A HISTORY OF PORCELAIN PRODUCTION
The small town of Arita can be found in Saga prefecture on Kyushu Island in southern Japan. It was here, in the early 17th century, that the art of porcelain making was introduced to Japan for the very first time by a Korean craftsman; Yi Sam-pyeong. The special stone required to make porcelain was found, a quarry was built and Arita quickly became the epicentre for porcelain production and knowledge in Japan. The year of this remarkable beginning was 1616. Aritaware (or Aritayaki or Imariware; the pottery from this region is known by many names) flourished over several centuries and the town of Arita became synonymous with the industry of porcelain making. In most recent times however that industry has suffered substantially.
Today, almost exactly four hundred years on, Arita remains an important center for Japanese porcelain production. Despite severe problems, a small community of local craftsmen and manufacturing companies continue to make exceptionally high quality products using materials and processes that are unique to Aritaware. Currently there are 150 potteries of various size in a small mountainous area of Arita.
The pottery made in Arita earnt a prestigious reputation both at home and abroad because of its fine quality and the exceptional skills of the Arita craftsmen. Throughout the 17th and 18th centuries the porcelain producing workshops and factories of Arita continued to grow and innovate and Aritaware was successfully exported throughout the world. The Dutch East India Company (VOC) was the main exporter of Aritaware to the west during this period. As they brought business to Arita they also dictated the style of porcelain that was made, meaning Aritaware successfully adapted and developed in style and form to meet the tastes of its western clients. Trouble struck in the late 20th century with a perfect storm of problems: Recession affected the Japanese economy and a previously buoyant domestic market for porcelain faltered; Low price ceramic products from abroad became more widely available and increasingly popular to the domestic (and global) buyer; The traditional Aritaware products no longer appealed to the modern consumer and demand suffered as a consequence.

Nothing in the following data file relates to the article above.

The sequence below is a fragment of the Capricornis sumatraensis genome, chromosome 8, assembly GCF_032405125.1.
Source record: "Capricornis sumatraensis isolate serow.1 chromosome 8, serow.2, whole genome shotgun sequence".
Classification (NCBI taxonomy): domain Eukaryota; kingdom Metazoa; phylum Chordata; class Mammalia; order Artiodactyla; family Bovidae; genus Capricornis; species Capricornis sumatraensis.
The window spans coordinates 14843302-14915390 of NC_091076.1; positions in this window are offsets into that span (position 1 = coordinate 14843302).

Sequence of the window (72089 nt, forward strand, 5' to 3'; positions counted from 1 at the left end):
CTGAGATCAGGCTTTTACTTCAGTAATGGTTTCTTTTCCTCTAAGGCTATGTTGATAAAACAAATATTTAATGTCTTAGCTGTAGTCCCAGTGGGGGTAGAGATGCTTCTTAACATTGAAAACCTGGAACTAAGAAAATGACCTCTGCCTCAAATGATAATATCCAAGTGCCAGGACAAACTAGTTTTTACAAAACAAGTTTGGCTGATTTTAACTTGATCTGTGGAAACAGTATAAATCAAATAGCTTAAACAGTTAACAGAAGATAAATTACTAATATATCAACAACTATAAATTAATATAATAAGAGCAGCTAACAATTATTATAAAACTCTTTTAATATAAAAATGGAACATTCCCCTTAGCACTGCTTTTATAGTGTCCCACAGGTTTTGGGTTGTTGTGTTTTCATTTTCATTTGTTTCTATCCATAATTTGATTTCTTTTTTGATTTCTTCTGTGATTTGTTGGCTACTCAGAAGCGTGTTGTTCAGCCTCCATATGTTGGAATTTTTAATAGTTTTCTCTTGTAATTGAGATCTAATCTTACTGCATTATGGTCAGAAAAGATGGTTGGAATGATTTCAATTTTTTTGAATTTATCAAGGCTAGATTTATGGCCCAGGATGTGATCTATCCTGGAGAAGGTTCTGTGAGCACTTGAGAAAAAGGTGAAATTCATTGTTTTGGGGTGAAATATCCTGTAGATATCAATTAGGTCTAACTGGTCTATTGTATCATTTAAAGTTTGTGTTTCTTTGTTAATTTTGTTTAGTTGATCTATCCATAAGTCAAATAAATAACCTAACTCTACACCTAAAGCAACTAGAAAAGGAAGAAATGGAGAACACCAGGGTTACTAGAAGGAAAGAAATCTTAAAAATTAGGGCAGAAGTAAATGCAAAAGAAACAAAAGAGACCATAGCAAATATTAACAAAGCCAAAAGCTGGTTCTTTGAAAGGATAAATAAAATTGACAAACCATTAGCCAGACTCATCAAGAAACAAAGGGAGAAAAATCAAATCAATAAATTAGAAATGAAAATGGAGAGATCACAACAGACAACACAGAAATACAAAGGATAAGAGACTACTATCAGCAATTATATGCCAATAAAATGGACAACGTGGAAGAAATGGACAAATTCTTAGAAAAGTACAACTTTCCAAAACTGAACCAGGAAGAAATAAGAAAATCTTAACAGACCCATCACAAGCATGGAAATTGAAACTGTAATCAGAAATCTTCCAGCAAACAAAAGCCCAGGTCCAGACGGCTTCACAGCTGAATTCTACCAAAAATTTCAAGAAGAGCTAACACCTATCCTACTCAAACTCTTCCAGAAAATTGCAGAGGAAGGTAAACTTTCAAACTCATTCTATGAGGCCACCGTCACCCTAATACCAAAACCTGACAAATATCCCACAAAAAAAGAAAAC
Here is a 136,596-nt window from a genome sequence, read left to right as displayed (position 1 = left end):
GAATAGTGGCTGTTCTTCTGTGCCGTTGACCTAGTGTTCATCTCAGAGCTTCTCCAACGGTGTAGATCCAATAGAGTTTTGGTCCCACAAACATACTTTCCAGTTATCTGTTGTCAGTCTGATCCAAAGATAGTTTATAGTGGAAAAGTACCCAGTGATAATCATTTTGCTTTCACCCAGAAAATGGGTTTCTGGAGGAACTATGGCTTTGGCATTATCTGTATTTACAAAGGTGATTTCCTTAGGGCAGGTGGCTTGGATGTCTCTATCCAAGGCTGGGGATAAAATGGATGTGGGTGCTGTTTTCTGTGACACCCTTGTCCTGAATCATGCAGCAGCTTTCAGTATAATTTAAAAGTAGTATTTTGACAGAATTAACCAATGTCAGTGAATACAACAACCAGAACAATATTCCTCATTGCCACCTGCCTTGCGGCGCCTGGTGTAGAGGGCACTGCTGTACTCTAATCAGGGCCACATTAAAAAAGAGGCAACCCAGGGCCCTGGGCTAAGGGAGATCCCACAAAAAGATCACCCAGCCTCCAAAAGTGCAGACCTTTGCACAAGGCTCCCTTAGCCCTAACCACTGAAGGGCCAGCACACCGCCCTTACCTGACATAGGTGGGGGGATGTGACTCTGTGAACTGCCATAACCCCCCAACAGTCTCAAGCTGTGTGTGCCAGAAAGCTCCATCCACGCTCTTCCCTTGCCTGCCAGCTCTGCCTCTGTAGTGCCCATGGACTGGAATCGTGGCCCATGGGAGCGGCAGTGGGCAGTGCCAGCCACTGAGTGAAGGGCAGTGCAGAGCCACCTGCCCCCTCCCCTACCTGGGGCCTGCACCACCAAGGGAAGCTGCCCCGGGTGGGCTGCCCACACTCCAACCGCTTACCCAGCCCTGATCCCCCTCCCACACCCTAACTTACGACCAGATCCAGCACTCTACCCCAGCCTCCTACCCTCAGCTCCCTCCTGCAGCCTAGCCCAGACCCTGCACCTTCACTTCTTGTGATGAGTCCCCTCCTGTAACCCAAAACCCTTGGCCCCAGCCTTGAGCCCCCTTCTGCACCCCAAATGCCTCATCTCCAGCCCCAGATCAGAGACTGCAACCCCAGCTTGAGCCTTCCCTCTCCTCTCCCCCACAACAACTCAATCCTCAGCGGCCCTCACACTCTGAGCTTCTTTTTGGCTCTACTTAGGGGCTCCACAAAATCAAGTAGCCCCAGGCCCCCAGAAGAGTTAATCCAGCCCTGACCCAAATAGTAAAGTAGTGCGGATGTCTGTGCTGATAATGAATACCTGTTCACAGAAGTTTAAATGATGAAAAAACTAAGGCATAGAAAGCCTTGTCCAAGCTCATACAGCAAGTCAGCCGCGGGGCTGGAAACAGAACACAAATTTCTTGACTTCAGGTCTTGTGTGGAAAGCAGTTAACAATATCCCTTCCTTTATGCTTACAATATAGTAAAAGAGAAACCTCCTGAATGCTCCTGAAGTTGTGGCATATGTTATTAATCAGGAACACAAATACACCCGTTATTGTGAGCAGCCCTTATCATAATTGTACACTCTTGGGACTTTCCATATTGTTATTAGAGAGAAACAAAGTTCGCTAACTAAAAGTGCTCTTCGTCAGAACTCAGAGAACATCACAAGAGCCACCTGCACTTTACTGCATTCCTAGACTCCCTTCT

Factories and workshops closed, the city’s population shrunk and production of Aritaware is currently a fifth of what it was in the early 1990s. Not only is a community in jeopardy but centuries-old craft skills and traditions are threatened with extinction.
AN AMBITION FOR THE FUTURE
The 2016/ project is an exciting new initiative intent on reviving the production of Aritaware and preserving the profound skills of the Arita craftsmen and women. By combining four centuries of exceptional craft knowledge and ability with contemporary design, 2016/ will inject new vitality into the industry. 2016/ intends to demonstrate the artistry of this special craft to a new audience and to make Aritaware relevant and desirable once again.
International designers will collaborate with local companies to produce a collection of extraordinary objects for everyday use. The porcelain will make use of the qualities of traditional Aritaware whilst appealing to a new global market of design savvy consumers. The influence of this group of foreign talents will provide Arita, once again, with a valuable outside perspective just as it had during the important years of collaboration with the Dutch East India Company.
The birth of 2016/ marks the beginning of a new generation of Aritaware porcelain.